The COVID-19 crisis has triggered profound transformations in certain sectors, but reshoring traditional industries back home is certainly not the ideal solution. Over the past decades, the globalisation of world trade has brought great benefits (in terms of variety of goods and low prices) that consumers might not be ready to give up. However, the supply-chain disruptions during the pandemic that created shortages of essential medical goods (such as surgical masks and ventilators) revealed the vulnerability of our extremely concentrated production processes. Moreover, the interdependence of our production systems failed to ensure a coordinated distribution of these essential products. We certainly need to overcome this vulnerability, not by reshoring production back home but by diversifying the risks associated with possible disruptions (whether sanitary, cyber or environmental) to improve resilience. Reducing our dependence on foreign production in sectors deemed “strategic”, such as pharmaceuticals, agrifood, and IT and communications, could incur significant opportunity costs. Such strategies may lead to inefficient allocation of public investment at the expense of other sectors with greater growth potential (advanced technologies or green industries).
Insufficient European demand is another obstacle to local production of certain large-scale industrial goods. Take the example of semiconductors, a strategic sector for European industry. The global shortage emerging from the sanitary crisis put the vulnerability of European producers in the spotlight due to their over-reliance on East Asian suppliers. As a consequence, Europe has set itself the objective of increasing its global market share in semiconductor production to 20% (against 6% currently) by 2030. This ambitious goal means that in addition to meeting the demand of local producers, Europe would become a globally competitive exporter for these goods. However, producing semiconductors on a large scale is unlikely to boost the competitiveness of European exporters vis-à-vis global exporters such as South Korea or Taiwan. Thus, instead of setting quantitative targets, it might be strategic for Europe to encourage specialisation in segments where competition is less intense and where local firms would have a technological advantage.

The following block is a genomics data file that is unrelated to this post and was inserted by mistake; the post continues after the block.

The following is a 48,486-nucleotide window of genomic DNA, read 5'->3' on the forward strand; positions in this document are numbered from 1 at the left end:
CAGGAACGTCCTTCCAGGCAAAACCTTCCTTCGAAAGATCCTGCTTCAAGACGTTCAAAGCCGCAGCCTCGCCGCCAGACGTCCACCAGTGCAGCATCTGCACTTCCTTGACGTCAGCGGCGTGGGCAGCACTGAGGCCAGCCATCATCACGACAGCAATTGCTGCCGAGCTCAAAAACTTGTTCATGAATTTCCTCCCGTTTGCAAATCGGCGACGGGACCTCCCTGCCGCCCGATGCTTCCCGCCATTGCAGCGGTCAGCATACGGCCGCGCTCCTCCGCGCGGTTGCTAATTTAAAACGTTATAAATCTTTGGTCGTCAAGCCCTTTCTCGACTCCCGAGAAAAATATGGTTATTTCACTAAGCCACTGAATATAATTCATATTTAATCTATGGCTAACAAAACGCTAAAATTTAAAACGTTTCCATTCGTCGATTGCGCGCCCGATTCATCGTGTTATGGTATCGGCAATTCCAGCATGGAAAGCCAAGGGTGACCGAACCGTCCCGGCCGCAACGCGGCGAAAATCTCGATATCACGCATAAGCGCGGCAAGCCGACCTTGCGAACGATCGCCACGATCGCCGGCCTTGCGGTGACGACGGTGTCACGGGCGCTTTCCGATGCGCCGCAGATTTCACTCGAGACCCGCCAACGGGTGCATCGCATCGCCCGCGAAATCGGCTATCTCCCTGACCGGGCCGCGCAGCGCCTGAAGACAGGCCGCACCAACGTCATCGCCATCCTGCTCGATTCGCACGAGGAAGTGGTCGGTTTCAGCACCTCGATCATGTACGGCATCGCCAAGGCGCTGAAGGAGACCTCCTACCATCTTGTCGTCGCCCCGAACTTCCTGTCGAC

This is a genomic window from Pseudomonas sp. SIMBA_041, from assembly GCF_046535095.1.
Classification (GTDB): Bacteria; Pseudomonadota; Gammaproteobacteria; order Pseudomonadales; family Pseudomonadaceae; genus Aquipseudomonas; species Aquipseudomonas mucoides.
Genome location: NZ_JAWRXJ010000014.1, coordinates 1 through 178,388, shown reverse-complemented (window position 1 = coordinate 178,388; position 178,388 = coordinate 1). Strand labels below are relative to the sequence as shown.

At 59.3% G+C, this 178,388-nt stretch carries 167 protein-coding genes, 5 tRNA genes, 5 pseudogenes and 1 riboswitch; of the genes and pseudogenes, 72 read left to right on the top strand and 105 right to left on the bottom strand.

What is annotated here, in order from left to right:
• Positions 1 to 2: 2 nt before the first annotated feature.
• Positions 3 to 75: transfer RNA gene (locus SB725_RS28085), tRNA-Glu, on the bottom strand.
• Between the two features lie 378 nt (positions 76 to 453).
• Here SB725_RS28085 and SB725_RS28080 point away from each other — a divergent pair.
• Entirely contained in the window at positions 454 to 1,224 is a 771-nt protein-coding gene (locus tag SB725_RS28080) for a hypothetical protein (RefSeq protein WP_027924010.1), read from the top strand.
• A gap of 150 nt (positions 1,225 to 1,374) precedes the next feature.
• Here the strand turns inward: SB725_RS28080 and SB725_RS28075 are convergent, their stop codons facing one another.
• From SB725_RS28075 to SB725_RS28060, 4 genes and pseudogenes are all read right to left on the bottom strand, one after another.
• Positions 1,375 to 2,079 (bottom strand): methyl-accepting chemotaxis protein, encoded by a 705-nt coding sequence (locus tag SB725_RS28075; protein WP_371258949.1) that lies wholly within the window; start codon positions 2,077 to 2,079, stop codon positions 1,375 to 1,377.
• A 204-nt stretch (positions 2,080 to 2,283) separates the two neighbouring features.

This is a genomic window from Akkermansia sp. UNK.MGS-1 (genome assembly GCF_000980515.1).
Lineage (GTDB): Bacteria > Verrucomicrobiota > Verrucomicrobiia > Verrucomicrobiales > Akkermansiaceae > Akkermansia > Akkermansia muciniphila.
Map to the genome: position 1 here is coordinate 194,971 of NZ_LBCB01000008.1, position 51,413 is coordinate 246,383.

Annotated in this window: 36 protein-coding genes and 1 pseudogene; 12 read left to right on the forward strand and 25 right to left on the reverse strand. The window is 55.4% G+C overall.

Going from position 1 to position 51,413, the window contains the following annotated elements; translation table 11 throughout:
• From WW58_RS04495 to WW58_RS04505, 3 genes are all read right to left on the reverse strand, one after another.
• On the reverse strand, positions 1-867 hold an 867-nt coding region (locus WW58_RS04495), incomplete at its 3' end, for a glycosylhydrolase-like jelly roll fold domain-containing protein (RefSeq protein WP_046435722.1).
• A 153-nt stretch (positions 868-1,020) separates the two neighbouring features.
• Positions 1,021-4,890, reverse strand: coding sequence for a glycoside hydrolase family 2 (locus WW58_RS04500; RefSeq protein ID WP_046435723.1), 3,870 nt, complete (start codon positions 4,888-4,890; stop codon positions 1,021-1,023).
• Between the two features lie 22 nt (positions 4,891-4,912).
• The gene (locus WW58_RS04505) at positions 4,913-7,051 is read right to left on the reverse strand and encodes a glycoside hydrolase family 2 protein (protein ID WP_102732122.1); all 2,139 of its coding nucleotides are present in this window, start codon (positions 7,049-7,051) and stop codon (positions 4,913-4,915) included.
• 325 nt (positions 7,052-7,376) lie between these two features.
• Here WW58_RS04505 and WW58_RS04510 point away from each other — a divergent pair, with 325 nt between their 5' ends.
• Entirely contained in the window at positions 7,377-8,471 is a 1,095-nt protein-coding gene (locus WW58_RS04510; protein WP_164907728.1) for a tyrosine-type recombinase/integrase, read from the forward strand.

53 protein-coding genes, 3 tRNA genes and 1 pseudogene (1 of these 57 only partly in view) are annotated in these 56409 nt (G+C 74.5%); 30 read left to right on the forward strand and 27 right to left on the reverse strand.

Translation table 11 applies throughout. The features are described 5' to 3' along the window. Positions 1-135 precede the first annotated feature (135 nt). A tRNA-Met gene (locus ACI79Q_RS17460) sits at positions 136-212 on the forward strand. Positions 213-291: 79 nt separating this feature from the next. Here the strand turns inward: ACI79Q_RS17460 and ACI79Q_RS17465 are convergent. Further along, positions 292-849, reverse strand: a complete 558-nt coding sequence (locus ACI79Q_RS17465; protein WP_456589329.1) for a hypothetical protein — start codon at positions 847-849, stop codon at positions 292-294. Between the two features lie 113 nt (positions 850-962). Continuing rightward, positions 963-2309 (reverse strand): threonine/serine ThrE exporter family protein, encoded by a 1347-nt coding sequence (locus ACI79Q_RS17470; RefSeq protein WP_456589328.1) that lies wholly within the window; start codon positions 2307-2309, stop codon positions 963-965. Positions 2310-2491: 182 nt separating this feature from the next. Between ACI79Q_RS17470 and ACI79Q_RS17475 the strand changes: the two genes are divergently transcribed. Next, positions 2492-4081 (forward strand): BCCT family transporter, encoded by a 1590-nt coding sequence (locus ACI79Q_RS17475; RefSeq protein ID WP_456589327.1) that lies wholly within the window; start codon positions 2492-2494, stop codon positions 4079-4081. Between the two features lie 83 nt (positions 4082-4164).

The necessity of speeding up the ecological transition will profoundly change international trade and policymakers also have an important role to play there. Globalisation has intensively relied on purely economic motives, with the goal of minimising production costs while ignoring the environmental costs of production and transport. The need to act against climate change and the associated transition policies (such as carbon taxes, border taxes, environmental regulations) are set to profoundly modify the process of production fragmentation and the prices of intermediate goods, hence triggering a profound restructuring of our value chains. Indeed, any increase in the pricing of carbon-intensive inputs would increase production costs. This would modify the competitiveness of exporters, but also create incentives for the substitution of inputs towards less carbon-intensive ones.
In addition, public commitments to respect the Paris Agreement would have two other important implications over the coming decades: the fall in imports of fossil fuels (coal and oil) and a greater regionalisation of international trade. First, certain technological changes, such as robotics, computerised manufacturing or artificial intelligence, are expected to make less use of the international fragmentation of production in countries that are far apart geographically, dramatically changing trade patterns in the future. No matter which technologies are adopted, this transition will incur some costs that would erode the purchasing power for the consumer and/or the profit margins of companies. In this context, active public policies would become essential to speed up the ecological transition but also to support polluting industries throughout the transition period. Second, the challenges of the energy transition will certainly reshuffle the cards between regions, modify trade routes and intensify trade within regional blocs. For instance, we expect the African continent to gain key importance in the next decade, thanks to its abundant rare earth resources (to produce electric batteries and for the hydrogen sector), but also due to its geographical proximity to Europe compared to East Asia.
Selin joined Euler Hermes in 2020 as the senior economist for France and Africa. She is responsible for macroeconomic and country risk analysis. Prior to this, she worked at the French Development Agency as county risk economist, where she was monitoring macroeconomic developments in various emerging markets and African countries. From 2020-2017, Selin worked at the European Central Bank in the departments of Economics, Research and Financial Stability. There, she was in charge of the French desk, preparing inputs for the governing council meetings on euro area real economic developments and monitoring the euro area banking sector. Since 2005, Selin has been lecturing in economics and finance in various universities (Paris Sorbonne, Orléans, Bordeaux).